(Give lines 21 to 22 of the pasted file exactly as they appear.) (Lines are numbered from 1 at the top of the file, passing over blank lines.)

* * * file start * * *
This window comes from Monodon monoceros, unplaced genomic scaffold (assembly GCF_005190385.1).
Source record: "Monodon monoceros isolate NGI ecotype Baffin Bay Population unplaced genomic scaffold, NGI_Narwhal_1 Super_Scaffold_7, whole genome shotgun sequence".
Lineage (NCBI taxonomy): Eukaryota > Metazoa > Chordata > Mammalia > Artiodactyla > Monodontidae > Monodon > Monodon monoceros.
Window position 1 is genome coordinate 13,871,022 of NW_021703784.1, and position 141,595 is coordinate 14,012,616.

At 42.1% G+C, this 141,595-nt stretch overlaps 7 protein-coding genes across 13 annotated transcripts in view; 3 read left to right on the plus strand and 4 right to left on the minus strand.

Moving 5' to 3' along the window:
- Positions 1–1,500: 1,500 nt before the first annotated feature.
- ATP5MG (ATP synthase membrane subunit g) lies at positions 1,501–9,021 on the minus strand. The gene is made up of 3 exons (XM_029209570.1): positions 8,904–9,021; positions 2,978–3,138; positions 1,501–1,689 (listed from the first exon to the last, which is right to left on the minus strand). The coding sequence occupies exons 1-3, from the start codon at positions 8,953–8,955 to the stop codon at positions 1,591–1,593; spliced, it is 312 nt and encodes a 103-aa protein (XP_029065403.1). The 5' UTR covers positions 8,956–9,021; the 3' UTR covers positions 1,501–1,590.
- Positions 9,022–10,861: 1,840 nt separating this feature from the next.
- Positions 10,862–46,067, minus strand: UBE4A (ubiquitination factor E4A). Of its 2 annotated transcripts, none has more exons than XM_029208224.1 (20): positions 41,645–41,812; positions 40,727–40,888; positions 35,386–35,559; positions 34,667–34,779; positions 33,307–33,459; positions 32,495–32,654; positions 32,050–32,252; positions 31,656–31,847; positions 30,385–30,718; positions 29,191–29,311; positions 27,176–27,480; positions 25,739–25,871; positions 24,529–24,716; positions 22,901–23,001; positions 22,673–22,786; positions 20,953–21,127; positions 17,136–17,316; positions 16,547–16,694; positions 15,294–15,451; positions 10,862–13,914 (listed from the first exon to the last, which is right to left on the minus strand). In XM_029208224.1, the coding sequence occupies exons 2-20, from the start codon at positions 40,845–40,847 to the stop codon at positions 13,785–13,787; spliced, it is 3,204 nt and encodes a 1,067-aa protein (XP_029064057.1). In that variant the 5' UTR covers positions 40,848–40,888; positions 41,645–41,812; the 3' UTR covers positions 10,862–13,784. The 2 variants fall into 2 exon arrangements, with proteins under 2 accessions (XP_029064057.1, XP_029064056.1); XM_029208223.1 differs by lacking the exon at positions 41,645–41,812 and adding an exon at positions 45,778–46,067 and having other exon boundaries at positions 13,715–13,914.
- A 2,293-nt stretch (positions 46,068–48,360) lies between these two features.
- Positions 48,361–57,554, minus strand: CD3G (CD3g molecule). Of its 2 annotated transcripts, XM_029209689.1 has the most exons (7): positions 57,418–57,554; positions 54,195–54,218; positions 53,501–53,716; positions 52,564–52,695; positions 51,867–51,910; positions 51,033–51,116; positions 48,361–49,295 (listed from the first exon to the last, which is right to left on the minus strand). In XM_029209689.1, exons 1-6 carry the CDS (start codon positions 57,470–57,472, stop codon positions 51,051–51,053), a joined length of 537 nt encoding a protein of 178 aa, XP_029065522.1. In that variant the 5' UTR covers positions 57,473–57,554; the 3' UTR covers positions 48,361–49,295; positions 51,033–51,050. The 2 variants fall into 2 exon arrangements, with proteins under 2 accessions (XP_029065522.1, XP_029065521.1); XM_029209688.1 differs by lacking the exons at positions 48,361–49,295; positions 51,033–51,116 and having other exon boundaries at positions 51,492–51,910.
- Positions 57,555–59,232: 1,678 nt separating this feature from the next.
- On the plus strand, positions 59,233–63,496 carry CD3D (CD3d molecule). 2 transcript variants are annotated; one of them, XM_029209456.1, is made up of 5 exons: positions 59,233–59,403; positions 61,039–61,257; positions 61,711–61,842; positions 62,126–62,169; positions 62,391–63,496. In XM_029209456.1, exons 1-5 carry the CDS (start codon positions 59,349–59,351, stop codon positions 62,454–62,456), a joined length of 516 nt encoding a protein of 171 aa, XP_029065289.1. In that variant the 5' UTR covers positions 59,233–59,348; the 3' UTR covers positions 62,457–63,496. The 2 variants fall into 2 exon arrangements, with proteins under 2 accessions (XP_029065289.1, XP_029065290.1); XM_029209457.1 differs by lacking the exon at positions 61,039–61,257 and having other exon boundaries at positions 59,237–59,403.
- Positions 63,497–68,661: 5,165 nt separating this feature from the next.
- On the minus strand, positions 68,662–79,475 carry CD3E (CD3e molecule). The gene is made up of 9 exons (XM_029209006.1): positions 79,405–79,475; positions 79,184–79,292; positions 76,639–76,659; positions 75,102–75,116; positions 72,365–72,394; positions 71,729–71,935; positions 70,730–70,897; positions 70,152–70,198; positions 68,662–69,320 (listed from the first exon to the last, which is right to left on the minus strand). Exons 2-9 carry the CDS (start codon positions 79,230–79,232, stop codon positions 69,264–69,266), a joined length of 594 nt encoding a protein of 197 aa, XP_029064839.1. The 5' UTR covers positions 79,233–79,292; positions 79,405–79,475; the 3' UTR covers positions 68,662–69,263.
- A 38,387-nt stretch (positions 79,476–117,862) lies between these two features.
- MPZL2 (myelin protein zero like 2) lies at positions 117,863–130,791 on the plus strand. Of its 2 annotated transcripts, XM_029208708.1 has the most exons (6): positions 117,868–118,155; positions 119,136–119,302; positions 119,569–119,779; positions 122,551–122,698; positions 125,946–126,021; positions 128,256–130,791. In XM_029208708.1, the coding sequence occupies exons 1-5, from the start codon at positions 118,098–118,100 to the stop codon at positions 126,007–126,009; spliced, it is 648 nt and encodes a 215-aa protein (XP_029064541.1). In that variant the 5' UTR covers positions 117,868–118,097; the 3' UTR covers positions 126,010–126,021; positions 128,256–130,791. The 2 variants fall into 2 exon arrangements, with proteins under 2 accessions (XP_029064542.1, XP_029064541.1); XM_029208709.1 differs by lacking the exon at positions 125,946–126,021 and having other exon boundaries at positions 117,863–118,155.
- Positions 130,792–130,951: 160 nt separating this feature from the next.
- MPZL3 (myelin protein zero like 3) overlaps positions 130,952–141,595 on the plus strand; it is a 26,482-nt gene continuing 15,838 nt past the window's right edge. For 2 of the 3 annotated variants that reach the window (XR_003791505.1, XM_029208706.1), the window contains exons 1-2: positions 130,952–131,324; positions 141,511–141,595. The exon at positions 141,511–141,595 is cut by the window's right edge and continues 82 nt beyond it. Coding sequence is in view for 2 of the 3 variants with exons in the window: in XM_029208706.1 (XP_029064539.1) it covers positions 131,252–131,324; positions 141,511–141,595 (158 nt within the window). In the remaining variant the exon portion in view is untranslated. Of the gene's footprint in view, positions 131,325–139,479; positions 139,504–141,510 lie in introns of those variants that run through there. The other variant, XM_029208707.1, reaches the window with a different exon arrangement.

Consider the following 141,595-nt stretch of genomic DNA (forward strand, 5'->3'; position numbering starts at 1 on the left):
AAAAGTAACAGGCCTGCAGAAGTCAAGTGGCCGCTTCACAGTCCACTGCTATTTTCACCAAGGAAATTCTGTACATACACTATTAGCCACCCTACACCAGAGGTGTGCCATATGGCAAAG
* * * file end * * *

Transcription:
Consider the following 141,595-nt stretch of genomic DNA (forward strand, 5'->3'; position numbering starts at 1 on the left):
AAAAGTAACAGGCCTGCAGAAGTCAAGTGGCCGCTTCACAGTCCACTGCTATTTTCACCAAGGAAATTCTGTACATACACTATTAGCCACCCTACACCAGAGGTGTGCCATATGGCAAAG